Concert Review: Joan Baez’s Farewell Tour Leaves ‘Em Wanting More

Joan Baez has sung a lot of putative protest music, or at least participated in more than her fair share of rallies, over the last six decades. But here’s something to protest, in 2018: the idea of Baez retiring. She’s currently on what’s being billed as her farewell tour, and when someone like Baez or Paul Simon announces that, unlike, say, Cher or KISS, you’re inclined to take them at their word, even if she didn’t say a thing about it when she played what might have been her final L.A. gig at Royce Hall Sunday. At 77, she’s earned the right to leave at her own chosen speed (to quote Joan quoting Bob). But Baez is still very much in fighting trim, and a sold-out crowd that was mostly of an age to see social parallels between then and now did not want to let her go gently into that good backstage.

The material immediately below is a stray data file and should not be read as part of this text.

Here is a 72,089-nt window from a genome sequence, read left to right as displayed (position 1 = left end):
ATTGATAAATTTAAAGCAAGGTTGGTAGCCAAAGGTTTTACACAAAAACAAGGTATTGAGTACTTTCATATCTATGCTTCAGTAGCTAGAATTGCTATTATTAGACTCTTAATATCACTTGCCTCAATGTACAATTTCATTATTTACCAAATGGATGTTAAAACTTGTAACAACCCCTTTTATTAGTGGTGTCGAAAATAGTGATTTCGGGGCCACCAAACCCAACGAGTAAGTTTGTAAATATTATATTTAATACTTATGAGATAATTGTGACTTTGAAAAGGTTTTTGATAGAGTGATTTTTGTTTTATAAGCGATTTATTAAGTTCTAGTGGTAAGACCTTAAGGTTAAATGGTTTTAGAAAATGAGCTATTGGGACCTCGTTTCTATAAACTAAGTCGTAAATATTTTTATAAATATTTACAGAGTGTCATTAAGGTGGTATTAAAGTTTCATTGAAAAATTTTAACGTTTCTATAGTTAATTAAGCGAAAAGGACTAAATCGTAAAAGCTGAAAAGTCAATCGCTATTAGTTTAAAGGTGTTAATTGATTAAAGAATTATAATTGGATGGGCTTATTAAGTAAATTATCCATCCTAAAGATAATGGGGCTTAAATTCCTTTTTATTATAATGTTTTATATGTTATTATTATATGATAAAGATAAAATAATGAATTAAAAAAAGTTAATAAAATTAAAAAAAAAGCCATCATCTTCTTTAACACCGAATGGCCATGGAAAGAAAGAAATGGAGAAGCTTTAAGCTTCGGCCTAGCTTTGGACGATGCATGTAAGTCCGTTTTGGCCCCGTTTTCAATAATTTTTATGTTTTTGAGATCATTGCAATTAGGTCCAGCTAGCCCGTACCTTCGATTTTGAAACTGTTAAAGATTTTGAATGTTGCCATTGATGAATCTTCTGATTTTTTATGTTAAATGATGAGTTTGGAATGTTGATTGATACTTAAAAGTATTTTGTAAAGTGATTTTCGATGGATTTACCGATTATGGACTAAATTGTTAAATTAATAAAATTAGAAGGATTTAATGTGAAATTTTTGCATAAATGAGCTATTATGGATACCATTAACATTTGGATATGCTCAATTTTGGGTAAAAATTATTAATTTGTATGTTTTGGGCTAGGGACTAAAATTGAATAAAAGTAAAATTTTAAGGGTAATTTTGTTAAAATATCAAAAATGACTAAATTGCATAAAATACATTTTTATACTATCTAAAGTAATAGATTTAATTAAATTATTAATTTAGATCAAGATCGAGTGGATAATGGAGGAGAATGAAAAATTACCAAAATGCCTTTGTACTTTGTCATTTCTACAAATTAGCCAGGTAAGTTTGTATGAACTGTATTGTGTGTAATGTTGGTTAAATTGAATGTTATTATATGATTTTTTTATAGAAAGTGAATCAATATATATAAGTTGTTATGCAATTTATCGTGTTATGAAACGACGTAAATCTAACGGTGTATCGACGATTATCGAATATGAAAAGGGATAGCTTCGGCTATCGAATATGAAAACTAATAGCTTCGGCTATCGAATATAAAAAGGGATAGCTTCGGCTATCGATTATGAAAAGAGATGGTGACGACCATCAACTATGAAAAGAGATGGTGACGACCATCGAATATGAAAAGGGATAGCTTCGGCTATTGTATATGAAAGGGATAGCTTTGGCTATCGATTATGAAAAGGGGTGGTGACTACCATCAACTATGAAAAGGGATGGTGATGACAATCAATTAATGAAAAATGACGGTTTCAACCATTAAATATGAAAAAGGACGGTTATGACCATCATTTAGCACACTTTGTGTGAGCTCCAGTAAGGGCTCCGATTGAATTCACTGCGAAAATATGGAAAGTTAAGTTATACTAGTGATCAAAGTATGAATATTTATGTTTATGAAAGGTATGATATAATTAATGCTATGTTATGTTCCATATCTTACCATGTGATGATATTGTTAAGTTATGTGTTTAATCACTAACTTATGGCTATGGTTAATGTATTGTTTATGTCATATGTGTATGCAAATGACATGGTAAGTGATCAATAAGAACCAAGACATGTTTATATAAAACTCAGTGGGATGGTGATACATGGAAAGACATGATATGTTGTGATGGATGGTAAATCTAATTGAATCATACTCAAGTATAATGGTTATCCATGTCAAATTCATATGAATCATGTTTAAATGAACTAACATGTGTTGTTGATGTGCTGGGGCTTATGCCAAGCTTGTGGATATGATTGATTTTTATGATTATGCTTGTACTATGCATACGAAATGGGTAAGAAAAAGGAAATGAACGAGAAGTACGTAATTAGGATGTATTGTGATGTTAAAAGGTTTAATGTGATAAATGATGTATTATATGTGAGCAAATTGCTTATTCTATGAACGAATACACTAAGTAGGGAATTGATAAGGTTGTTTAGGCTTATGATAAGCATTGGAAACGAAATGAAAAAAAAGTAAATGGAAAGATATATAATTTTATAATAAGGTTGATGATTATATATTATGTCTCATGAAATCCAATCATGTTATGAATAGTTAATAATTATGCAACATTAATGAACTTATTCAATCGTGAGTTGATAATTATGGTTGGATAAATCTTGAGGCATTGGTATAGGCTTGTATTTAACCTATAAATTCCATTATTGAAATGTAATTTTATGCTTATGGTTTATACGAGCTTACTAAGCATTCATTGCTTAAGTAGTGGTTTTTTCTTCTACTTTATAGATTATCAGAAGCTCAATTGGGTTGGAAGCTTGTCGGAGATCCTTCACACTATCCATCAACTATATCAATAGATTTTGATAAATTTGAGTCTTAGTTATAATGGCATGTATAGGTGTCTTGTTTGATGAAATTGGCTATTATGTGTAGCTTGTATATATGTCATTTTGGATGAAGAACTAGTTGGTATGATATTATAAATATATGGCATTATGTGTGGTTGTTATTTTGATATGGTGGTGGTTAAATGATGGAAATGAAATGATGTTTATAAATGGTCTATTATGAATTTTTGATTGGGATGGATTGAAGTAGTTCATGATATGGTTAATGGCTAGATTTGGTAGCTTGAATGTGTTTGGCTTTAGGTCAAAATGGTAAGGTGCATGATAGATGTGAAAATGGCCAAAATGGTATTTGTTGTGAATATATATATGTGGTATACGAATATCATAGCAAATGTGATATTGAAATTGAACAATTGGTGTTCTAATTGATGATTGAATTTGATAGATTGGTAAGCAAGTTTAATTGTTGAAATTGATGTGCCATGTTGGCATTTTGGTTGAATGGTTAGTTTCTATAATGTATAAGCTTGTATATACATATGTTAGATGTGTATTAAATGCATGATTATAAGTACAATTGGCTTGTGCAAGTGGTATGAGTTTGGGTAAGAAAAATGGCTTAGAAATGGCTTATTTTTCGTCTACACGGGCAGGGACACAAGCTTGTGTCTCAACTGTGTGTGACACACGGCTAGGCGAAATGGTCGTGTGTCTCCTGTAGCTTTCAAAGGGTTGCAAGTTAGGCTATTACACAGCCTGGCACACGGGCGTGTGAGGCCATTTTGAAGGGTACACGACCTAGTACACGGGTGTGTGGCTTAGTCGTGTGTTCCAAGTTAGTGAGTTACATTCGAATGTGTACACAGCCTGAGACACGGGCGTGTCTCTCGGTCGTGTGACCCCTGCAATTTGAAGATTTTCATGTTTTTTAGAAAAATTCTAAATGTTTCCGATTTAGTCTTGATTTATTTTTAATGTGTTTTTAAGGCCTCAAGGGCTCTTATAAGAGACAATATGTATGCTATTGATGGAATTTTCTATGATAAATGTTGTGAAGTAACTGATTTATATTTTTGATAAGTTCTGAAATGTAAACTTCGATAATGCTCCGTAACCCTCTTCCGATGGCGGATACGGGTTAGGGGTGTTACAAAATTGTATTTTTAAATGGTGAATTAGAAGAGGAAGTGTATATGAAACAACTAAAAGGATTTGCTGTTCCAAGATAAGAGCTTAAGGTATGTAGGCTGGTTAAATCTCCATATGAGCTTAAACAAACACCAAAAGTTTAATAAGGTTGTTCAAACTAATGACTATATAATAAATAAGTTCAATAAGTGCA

It was reasonable to expect that Baez would at least briefly address her impending exit from the spotlight — as of now, her Fare Thee Well Tour is scheduled to end in New York in May — the way that Simon did for several minutes at tour stops like his recent Hollywood Bowl show. But the closest she came to acknowledging on stage that this might’ve been the end of the road for L.A. shows was opening with “It’s All Over Now, Baby Blue.” Maybe opening with a goodbye song was her sly way of acknowledging the retiring elephant in the room… or maybe she just opened with a Dylan song because there are so many of them in her set that the odds favor it. “I’m throwing in Dylan songs here because they’re the best we’ve got,” she remarked before playing “It Ain’t Me, Babe,” the second of four from his catalog (the remaining two: “A Hard Rain’s A-Gonna Fall” and “Forever Young”). Let’s hope that Dylan doesn’t look at his ex and get any ideas about ending the Never Ending Tour.